Saturday, November 9, 2013

Classic, classy, television

I have a shocking admission to make.  We don’t have television at our house.  Well, sort of.  We don’t have current television.

We live out in the country, so no cable TV.  We could get satellite TV, but we’re gone most of the time and it just wouldn’t be cost effective for the one or two weeks we’re home every other month or so.  We live in a metal sided mobile home with signals so crappy that I often have to take my cell phone out to the porch to carry on a conversation because the call is liable to be dropped if I stay inside.  I bought a flat panel antenna to try and catch at least the local channels on their digital broadcasts, but I guess I’m just out of range for something inside the house.  Maybe if we started staying home more I’d seriously look into getting an outside antenna (remember those on the rooftop of every house?) that might get me the local channels, but so far it’s just been not worth it.

Instead, we have movies and especially “old TV.”  In addition to a fairly decent collection of DVD’s picked up over the years, mostly on sale, we have bought a few of our favorite TV series collections.  The entire “M*A*S*H” series.  “Home Improvement.”  Several season’s worth of a few of my all time favorite comedy shows.  We’re currently collecting the “NCIS” shows, 10 seasons worth so far.  I have all 5 seasons of what I think is the best science fiction show ever on TV, “Babylon 5.”  Chris is currently watching the “Dr. Quinn, Medicine Woman” collection I got her for this coming Christmas (yes, we start shopping early, and don’t usually make each other wait).  And then there’s “The West Wing.”

Every so often, usually about once a year, I get the urge to watch “The West Wing” again.  As is true of most of the other series we work our way though repeatedly, we usually see things we didn’t notice on previous passes, or we catch little subtle things that passed by too quickly to catch before.  With “West Wing” especially we often stop the playback to discuss the politics or other dynamics of what is going on in the episode.  Occasionally there’s something that I just want to watch again because I liked the scene in one way or another.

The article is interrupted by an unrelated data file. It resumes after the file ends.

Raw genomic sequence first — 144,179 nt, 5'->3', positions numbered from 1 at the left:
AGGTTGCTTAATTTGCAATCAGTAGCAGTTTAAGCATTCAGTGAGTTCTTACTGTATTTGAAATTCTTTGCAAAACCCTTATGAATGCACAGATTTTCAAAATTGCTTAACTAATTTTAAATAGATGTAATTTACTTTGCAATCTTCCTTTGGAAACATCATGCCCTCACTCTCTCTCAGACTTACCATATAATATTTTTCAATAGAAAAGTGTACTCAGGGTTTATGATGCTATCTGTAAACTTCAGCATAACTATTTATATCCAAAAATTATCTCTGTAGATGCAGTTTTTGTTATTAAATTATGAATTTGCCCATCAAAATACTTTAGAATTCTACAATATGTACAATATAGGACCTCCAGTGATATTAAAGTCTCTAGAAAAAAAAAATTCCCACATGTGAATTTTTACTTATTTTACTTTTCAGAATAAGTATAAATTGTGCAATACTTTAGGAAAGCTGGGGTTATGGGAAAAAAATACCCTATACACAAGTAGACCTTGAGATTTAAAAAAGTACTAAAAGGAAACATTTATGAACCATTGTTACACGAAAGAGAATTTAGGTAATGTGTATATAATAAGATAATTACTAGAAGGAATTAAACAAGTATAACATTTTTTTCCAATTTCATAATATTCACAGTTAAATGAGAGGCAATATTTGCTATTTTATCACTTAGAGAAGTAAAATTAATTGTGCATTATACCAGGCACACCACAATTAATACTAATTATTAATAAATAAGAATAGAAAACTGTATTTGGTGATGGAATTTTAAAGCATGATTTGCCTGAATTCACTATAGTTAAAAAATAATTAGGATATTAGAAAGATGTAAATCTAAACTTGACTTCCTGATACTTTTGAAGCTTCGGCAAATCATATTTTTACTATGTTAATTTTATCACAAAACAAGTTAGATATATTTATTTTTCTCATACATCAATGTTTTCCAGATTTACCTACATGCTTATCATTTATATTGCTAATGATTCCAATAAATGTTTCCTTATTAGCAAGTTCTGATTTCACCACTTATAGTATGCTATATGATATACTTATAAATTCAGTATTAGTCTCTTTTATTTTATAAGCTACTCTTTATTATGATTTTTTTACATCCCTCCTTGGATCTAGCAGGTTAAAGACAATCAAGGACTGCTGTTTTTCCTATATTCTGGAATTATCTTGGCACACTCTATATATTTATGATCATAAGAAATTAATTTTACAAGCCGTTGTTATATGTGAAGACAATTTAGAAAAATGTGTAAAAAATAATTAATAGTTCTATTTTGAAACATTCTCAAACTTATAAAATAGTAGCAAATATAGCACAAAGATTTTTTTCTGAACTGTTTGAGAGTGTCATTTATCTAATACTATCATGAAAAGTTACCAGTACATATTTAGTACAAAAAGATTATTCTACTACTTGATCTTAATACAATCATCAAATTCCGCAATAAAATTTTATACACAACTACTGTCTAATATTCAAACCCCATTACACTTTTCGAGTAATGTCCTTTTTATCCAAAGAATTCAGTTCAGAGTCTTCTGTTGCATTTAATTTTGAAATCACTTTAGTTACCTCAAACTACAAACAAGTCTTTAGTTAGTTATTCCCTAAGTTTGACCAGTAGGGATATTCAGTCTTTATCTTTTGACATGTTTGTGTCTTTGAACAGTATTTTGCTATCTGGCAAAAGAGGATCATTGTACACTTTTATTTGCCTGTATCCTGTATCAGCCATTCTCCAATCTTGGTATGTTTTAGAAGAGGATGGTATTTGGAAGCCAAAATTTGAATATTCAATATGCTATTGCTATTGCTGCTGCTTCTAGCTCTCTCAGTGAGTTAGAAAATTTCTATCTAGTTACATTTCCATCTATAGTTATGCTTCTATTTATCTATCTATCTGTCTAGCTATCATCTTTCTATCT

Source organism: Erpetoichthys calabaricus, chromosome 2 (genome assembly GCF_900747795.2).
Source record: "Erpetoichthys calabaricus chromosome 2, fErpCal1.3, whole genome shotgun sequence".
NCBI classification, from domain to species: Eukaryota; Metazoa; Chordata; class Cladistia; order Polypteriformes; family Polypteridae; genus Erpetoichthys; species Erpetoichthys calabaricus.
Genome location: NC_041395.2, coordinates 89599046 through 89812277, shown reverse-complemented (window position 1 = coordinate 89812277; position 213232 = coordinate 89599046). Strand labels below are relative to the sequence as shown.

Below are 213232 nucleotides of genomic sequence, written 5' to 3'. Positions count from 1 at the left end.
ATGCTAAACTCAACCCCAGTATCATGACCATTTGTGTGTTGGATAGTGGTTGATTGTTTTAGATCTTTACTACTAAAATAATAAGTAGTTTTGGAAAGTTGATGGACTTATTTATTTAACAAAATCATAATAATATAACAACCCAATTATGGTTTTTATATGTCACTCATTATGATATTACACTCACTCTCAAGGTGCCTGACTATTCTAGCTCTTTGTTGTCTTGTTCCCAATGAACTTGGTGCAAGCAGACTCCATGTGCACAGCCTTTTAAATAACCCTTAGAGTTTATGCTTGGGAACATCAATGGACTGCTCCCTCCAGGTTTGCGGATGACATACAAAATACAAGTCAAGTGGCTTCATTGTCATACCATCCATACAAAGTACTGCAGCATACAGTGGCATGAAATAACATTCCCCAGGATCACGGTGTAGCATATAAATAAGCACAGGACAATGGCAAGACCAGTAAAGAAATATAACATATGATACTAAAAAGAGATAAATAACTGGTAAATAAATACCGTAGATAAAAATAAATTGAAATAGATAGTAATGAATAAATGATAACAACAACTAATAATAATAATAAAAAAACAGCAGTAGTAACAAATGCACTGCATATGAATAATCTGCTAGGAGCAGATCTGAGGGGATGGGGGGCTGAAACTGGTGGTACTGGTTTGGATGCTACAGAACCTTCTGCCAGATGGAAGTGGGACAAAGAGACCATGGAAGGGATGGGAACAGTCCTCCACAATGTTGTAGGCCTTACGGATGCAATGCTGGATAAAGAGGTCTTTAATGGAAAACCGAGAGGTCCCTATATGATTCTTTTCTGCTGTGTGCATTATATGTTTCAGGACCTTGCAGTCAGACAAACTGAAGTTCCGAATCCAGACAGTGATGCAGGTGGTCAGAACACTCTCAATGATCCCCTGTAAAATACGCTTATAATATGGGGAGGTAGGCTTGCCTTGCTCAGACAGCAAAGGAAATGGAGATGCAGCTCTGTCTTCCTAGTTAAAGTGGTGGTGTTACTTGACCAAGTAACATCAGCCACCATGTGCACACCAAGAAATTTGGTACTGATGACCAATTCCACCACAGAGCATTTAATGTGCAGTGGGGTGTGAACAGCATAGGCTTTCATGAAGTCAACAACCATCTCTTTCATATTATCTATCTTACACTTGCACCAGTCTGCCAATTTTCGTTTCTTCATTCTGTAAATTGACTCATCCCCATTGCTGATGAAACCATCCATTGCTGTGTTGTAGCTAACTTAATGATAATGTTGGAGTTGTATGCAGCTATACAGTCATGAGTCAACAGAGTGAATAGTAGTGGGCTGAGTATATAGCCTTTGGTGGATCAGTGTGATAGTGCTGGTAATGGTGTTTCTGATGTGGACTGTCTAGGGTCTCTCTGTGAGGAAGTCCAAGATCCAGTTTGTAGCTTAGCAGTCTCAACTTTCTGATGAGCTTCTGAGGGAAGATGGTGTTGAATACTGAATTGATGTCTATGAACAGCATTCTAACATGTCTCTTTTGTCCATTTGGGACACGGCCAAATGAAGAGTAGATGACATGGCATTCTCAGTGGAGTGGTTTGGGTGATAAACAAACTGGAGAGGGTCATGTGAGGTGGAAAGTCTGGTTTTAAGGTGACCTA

The Season 6, Episode 16, “Drought Conditions,” contains one such scene.  I watched it today.  Three times.  I wound up describing it as “the coolest, hottest, 60 seconds ever on TV.”  Now I know that’s going some.  The tension between the characters of the old “Moonlighting” show set a high bar, and I’m sure there are others, as well.  But this scene?  Holy Cow. Imagine Dave Brubeck’s “Take 5,” which is the music playing at this point in the show.  Two characters, taking a break from the activity going on around them are standing together, pretending to talk to each other so that they don’t have to talk to anyone else for just a few minutes.  It’s a fancy event and they’re both dressed up FINE, if you know what I mean.  There have been hints up to this point in the series and episode that they are both somewhat lonely and possibly looking around.  And then, right in the middle of a larger set piece, we get this little scene of each of them checking out the other, while the other isn’t looking.  Close camera moves around them, focusing just on their faces as the eyes flick back and forth, in near perfect time with the drum thumps of the music.  Nonchalance on display as real interest is portrayed against the background of sparkling lights and set to the tune of one of the iconic cool music pieces of the 20th Century.

Fabulous!  Cinematic magic suitable for the big screen, but perfectly sized for the small one.  A sparkling gem set against the masterwork that is “The West Wing.”  A classic scene for a classic series.

I’m already looking forward to next year’s pass through the series so I can watch it again.  And again.  And, probably, again.


  1. My mother often has remarked that she doesn't understand how I can like "The West Wing" since the political orientation of the show is so at odds from my own. Well, first of all, it's television, not real life, so it doesn't really get into my business the way real life politics does. Second, I think that for a progressively oriented show (as most are), the writers did a pretty good job of conveying the oppposing or conservative view point, and did so without reducing that side to cartoonish characters (like "Boston Legal" did by making the lecherous, buffoonish, "old-timerish" Denny Crane the conservative spokesman who often gets his eyes opened and his views enlightened by the end of the show). And finally, I like well written shows with snappy dialogue. I enjoyed Sorkins "Sports Night" once I realized it wasn't about sports but about a TV show about sports.

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